United States District Court, D. Oregon
MERRILL SCHNEIDER, Schneider Kerr & Gibney Law Offices, Portland, Oregon, Attorneys for Plaintiff.
S. AMANDA MARSHALL, United States Attorney, ADRIAN L. BROWN, Assistant United States Attorney, Portland, Oregon, GERALD J. HILL, Social Security Administration, Seattle, Washington, Attorneys for Defendant.
OPINION AND ORDER
MALCOLM F. MARSH, District Judge.
Plaintiff, Brenda Brown, brings this action for judicial review of a final decision of the Commissioner of Social Security (the Commissioner) denying her application for supplemental security income (SSI) disability benefits under Title XVI of the Social Security Act (the Act). See 42 U.S.C. §§ 1381-1383f. This Court has jurisdiction pursuant to 42 U.S.C. § 405(g). For the reasons set forth below, I reverse the final decision of the Commissioner and remand for further proceedings consistent with this Opinion and Order.
Plaintiff protectively filed the instant application for SSI on November 20, 2008, alleging disability due to bipolar disorder, clinical depression, diabetes, Osgood-Schlatter disease, and borderline personality disorder. Tr. 277. Plaintiff's claim was denied initially and upon reconsideration. An Administrative Law Judge (ALJ)presided over a hearing on February 25, 2011, and a supplemental hearing on May 20, 2011. At the first hearing, Plaintiff testified but was not represented by counsel. Tr. 78-91. At the second hearing, Plaintiff testified again and was represented by counsel. Tr. 67-77. Vocational Expert (VE) James Ryan, Ph.D., was also present throughout both hearings and testified at the conclusion of the first hearing. On June 7, 2011, the ALJ issued a decision denying Plaintiff's application. The Appeals Council, however, reversed and remanded for further consideration.
On remand, a different ALJ held a new hearing on January 2, 2013, at which Plaintiff testified and was represented by counsel. VE Gary Jesky was present throughout the hearing and testified. On January 23, 2013, the ALJ issued an opinion again denying Plaintiff's claim. The Appeals Council declined review and Plaintiff timely appealed to this Court.
Born on December 13, 1971, Plaintiff was 36 years old on the alleged onset date of disability and 41 years old on the date of the most recent hearing. Tr. 250. Plaintiff has a 12th grade education with past relevant work as a Call Center Telemarketer, Plastic Bottle Production Worker, and Chips and Nuts Manufacturing or Processing Quality Assurance Technician. Tr. 283. Plaintiff alleges her conditions became disabling on August 1, 2008. Tr. 250.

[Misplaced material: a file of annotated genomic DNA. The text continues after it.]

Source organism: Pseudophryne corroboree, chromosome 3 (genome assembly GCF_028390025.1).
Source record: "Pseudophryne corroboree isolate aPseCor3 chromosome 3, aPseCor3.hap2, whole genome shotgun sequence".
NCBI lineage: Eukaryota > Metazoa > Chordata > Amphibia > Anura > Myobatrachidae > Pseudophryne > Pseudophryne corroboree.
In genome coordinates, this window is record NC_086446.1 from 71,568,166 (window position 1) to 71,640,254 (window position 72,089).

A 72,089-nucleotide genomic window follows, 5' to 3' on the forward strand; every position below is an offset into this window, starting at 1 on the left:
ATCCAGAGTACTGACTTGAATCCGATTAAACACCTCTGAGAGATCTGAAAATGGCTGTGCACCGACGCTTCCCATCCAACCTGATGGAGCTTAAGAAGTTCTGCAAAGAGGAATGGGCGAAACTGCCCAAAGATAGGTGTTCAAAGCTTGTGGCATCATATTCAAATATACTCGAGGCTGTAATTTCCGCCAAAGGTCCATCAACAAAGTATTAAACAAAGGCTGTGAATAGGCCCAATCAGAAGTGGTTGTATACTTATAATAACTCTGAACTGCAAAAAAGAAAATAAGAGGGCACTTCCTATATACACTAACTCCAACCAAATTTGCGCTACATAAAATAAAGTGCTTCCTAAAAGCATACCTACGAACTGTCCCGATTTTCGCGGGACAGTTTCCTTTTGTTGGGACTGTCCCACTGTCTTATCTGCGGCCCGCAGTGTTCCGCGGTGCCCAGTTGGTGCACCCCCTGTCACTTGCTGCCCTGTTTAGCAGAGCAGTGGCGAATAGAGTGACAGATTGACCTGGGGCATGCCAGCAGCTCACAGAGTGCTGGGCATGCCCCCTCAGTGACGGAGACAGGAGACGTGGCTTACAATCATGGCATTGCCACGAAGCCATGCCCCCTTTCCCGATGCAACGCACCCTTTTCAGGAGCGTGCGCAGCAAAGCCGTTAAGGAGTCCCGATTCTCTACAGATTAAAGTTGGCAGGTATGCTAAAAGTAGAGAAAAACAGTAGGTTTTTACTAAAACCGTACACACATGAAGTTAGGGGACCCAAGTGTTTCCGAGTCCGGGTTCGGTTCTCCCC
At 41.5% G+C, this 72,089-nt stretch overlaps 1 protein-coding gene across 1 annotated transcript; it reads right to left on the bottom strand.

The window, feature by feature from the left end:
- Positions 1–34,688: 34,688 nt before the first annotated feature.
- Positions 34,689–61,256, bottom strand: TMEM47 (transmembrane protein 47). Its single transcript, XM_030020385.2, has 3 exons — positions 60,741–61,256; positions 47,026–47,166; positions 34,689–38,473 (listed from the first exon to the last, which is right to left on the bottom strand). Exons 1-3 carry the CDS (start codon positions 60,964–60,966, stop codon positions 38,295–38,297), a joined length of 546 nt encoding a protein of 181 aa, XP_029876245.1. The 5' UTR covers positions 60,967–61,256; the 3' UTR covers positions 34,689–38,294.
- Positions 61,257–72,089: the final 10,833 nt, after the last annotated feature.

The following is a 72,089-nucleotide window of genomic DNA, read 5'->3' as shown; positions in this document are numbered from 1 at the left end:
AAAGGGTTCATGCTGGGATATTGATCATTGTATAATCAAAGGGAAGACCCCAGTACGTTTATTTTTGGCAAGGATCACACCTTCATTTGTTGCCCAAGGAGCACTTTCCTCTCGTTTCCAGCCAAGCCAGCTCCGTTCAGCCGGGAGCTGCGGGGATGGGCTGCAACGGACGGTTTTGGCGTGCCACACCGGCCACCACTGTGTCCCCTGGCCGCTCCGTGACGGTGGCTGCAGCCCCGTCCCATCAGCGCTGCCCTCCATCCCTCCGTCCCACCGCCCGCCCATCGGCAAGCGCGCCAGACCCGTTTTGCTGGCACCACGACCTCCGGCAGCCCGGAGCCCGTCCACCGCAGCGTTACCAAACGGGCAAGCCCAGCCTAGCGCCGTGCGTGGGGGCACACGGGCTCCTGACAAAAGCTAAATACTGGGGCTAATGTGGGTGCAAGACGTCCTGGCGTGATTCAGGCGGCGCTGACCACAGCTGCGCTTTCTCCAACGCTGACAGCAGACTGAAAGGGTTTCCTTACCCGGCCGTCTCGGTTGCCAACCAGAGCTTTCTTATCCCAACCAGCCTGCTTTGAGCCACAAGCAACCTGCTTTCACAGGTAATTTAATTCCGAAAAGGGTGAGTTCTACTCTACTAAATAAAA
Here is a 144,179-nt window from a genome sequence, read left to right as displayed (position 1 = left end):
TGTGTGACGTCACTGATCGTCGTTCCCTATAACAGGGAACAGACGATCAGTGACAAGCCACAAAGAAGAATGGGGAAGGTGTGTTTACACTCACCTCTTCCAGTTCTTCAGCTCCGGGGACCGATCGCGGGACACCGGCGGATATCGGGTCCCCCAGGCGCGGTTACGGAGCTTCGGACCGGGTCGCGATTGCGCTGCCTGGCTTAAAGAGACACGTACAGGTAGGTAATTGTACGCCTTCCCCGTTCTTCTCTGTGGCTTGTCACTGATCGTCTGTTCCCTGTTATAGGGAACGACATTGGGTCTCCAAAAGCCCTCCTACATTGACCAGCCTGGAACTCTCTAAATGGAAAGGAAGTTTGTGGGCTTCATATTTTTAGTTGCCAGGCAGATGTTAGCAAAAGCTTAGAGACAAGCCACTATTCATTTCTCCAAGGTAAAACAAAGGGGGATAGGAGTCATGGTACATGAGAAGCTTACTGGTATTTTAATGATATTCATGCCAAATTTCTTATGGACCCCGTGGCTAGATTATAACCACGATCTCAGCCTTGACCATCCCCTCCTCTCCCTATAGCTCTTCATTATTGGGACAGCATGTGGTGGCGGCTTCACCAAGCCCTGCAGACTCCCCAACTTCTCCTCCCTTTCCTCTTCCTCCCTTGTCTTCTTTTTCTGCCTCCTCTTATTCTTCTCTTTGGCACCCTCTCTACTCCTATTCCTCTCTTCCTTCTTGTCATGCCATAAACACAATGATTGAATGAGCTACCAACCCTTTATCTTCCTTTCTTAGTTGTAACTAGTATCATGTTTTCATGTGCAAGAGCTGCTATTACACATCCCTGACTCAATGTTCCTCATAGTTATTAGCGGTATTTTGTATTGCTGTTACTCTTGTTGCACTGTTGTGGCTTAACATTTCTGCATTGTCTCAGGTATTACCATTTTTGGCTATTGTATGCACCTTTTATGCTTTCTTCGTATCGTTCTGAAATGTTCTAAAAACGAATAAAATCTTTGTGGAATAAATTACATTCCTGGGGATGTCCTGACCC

In addition to her testimony at the three hearings, Plaintiff submitted an Adult Function Report. Tr. 302-07. Plaintiff's friend, Shardell Bodda, also submitted a Third Party Function Report. Tr. 286-93. On March 24, 2009, Paul S. Stoltzfus, Ph.D., performed a psychodiagnostic evaluation and submitted an opinion as to Plaintiff's mental impairments. Tr. 485-91. On March 21, 2009, Yin Kan.Hwee, M.D., performed a comprehensive physical evaluation and submitted an opinion as to Plaintiff's physical impairments. Tr. 557-61. Finally, on April 8, 2009, Joshua J. Boyd, Psy. D., reviewed the medical record and submitted a Mental Residual Functional Capacity Assessment, and on April 13, 2009, Martin Kehrli, M.D., reviewed Plaintiff's records and submitted a Physical Residual Functional Capacity Assessment. Tr. 513-24.
THE ALJ'S DISABILITY ANALYSIS
The Commissioner has established a five-step sequential process for determining whether a person is disabled. Bowen v. Yuckert , 482 U.S. 137, 140-42 (1987); 20 C.F.R. § 416. 920 (a) (4) (i)-(v). Each step is potentially dispositive. The claimant bears the burden of proof at Steps One through Four. Tackett v. Apfel , 180 F.3d 1094, 1098 (9th Cir. 1999). The burden shifts to the Commissioner at Step Five to show that a significant number of jobs exist in the national economy that the claimant can perform. See Yuckert , 482 U.S. at 141-42; Tackett , 180 F.3d at 1098.
At Step One, the ALJ determined Plaintiff has not engaged in substantial gainful activity since the application date, November 20, 2008. See 20 C.F.R. §§ 416.920(b), 416.971 et seq.; Tr. 21.
At Step Two, the ALJ determined Plaintiff's degenerative disc disease with a history of a microdiscectomy, diabetes, depressive disorder not otherwise specified, borderline personality disorder, amphetamine dependence, cannabis dependence, and history of polysubstance abuse were severe impairments. See 20 C.F.R. § 416.920(c); Tr. 21-22, 27.
At Step Three, the ALJ determined Plaintiff does not have an impairment or combination of impairments that meet or medically equal any listed impairment. See 20 C.F.R. §§ 416.920(d), 416, 925, 416.926; Tr. 22-23, 27-28.
The ALJ found Plaintiff has the residual functional capacity (RFC) to perform light work, but further limited Plaintiff to no climbing of ropes, ladders, or scaffolds; and occasional climbing of stairs and ramps. The ALJ further limited Plaintiff to simple, routine, repetitive work without public contact, occasional or minimum contact with coworkers and supervisors, and working best alone and without teamwork to complete a task. Finally, the ALJ found that Plaintiff would occasionally have periods of marked attention and concentration deficits. Tr. 23-25. The ALJ, however, found ...